Gnashing of teeth
They also missed Anthony Watson, who is given altogether more licence to counter or run from anywhere under the Bath regime. And of course, there was much gnashing of teeth, in Bath at any rate, over the swift post-World Cup exit of Sam Burgess. But it’s still nothing like the after-effects apparently being felt in Leinster.
Their captain Francois Louw could do damage at the breakdown, and while their tight five may not be the most over-powering in the Premiership, it’s worth noting that despite their seriously weakened frontrow in last season’s quarter-final clash at the Aviva, for all their scrum superiority Leinster still struggled to put Bath away.
Indeed, with Ford twice cutting Leinster’s defence open for the game’s only tries, the home side were clinging on for dear life at the death. Bath also have the whiff of vengeance for that defeat, which hurt them acutely.
The Rec is a tight, cramped venue, yet not the most intimidating in the European map, and Leinster have never lost there. Indeed, they have won six of the sides’ seven previous meetings, and while Bath have only won two of their 13 matches against Irish opposition in the European Cup, last week’s defeat was only Leinster’s third in their last 17 matches against English opponents.
It’s said that the best way of overcoming a fall is to hop straight back on a bike. That Leinster have such a quick opportunity for redemption could be a blessing.
Big games from the big guns, Healy, Ruddock, Jamie Heaslip, Sexton, and indeed Fitzgerald, Te’o and Nacewa, along with an early try, could both liberate Leinster and infuse them with confidence.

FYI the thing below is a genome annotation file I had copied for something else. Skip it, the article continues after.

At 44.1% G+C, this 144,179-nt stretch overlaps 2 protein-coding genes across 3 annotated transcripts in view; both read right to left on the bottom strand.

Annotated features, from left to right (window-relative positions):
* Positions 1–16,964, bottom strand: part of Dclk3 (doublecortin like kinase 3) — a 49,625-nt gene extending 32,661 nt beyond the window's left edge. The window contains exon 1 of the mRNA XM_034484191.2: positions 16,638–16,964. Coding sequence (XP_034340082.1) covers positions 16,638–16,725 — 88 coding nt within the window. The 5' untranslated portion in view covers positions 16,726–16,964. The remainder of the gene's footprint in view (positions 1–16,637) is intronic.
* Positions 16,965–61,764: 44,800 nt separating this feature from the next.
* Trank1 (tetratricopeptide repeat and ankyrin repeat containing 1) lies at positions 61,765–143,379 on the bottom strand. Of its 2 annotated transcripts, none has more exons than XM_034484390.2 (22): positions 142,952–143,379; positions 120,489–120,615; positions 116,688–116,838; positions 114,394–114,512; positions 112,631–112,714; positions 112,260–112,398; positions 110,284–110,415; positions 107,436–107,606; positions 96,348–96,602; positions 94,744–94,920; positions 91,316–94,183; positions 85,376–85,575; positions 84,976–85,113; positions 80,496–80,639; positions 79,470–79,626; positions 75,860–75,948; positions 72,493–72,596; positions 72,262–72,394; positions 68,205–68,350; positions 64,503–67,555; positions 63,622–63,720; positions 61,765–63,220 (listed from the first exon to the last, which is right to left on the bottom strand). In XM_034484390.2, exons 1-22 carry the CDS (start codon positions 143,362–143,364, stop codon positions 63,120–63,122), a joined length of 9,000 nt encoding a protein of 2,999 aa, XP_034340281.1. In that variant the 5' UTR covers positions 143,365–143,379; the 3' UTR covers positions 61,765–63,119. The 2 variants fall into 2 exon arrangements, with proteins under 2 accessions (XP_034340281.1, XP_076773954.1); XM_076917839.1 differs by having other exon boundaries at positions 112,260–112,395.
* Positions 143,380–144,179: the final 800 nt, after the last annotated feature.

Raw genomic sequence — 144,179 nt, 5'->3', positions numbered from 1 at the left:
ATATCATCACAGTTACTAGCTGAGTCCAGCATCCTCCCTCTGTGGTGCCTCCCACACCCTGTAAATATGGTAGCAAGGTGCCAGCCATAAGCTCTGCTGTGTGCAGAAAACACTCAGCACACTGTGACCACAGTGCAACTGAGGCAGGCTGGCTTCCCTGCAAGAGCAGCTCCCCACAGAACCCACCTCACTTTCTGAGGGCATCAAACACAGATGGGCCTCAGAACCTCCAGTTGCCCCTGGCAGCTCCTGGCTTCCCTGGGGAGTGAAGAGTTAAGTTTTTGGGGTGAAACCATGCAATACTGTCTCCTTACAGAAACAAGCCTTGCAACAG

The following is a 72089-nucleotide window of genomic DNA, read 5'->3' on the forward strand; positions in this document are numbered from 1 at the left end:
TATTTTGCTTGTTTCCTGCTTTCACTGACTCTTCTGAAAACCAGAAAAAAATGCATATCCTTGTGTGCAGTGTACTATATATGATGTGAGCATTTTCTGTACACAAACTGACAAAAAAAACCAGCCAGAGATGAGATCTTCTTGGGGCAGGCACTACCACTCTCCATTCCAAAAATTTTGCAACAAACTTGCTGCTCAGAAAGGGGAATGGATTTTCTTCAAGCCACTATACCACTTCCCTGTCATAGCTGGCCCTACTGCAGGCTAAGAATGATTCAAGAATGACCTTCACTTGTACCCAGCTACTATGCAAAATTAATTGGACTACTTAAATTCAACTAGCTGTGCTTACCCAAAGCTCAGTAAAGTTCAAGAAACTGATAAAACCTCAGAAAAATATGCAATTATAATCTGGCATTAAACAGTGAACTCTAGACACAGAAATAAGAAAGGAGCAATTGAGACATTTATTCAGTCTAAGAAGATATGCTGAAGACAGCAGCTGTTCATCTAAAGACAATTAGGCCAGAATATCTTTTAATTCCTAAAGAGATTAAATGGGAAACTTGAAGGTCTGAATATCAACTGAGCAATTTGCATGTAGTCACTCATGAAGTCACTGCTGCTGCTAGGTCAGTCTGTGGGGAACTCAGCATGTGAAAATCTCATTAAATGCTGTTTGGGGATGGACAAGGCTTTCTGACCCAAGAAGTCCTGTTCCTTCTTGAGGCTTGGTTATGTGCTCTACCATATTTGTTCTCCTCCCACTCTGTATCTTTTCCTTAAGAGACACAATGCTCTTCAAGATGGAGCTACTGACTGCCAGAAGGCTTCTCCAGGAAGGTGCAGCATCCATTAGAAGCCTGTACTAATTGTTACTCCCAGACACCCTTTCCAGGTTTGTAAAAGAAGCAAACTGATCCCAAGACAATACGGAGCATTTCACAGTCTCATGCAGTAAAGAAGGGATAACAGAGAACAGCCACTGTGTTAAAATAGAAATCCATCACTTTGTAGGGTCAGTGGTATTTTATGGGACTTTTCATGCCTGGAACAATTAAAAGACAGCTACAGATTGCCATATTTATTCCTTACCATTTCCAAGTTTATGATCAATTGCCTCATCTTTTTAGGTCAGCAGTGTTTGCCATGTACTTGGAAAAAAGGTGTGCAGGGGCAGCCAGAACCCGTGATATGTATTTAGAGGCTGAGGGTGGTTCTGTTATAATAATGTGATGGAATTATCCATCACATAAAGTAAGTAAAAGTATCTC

Even so, Bath are at home, with every incentive, are more settled, seemingly less hungover and way more advanced in their way of playing under Ford than Leinster are under their new coaching ticket.
Leinster are also coming from such a low ebb last week. If they do somehow turn last week’s defeat into a win here, it really would be some turnaround.
Bath v Leinster, Recreation Ground, Saturday, 3.15pm (BT Sport Europe)
BATH: A Watson; S Rokoduguni, O Devoto, K Eastmond, M Banahan; G Ford, C Cook; N Auterac, R Webber, H Thomas, D Day, D Attwood, M Garvey, F Louw (capt), L Houston. Replacements: R Batty, N Catt, M Lahiff, S Hooper, A Faosiliva, N Matawalu, R Priestland, T Homer.
LEINSTER: I Nacewa (capt); F McFadden, B Te’o, L Fitzgerald, D Kearney; J Sexton, I Boss; C Healy, S Cronin, M Ross, D Toner, H Triggs, R Ruddock, J Murphy, J Heaslip. Replacements: J Tracy, J McGrath, M Moore, D Ryan, J van der Flier, L McGrath, I Madigan, Z Kirchner.
Referee: Jerome Garces (France)
Previous meetings: 2014-2015 quarter-final: Leinster 18 Bath 15. 2011-12: Leinster 52 Bath 27; Bath 13 Leinster 18. 2005-2006: Bath 23 Leinster 35, Leinster 19 Bath 22. 2004-05: Bath 23 Leinster 27, Leinster 30 Bath 11.
Betting: (Paddy Power): 2/5 Bath, 17/1 Draw, 21/20 Leinster. Handicap odds (Leinster +6pts) 10/11 Bath, 25/1 draw, 10/11 Leinster.
Forecast: Bath to win.